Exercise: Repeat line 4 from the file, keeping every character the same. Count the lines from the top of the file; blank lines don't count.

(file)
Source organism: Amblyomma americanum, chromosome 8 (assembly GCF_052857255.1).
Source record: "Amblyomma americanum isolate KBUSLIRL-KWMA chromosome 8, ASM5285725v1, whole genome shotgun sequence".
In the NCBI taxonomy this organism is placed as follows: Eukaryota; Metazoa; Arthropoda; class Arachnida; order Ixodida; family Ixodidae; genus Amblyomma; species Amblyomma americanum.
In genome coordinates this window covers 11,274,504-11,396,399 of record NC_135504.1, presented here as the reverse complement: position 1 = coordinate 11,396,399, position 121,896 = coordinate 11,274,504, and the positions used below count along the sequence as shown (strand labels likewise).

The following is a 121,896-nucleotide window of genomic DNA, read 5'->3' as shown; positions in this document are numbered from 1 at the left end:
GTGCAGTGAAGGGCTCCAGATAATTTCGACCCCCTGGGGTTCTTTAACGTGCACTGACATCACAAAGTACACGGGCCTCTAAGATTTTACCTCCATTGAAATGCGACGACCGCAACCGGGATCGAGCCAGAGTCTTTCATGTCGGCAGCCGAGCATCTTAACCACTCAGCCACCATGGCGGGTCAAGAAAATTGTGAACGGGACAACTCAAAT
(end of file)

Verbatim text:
In genome coordinates this window covers 11,274,504-11,396,399 of record NC_135504.1, presented here as the reverse complement: position 1 = coordinate 11,396,399, position 121,896 = coordinate 11,274,504, and the positions used below count along the sequence as shown (strand labels likewise).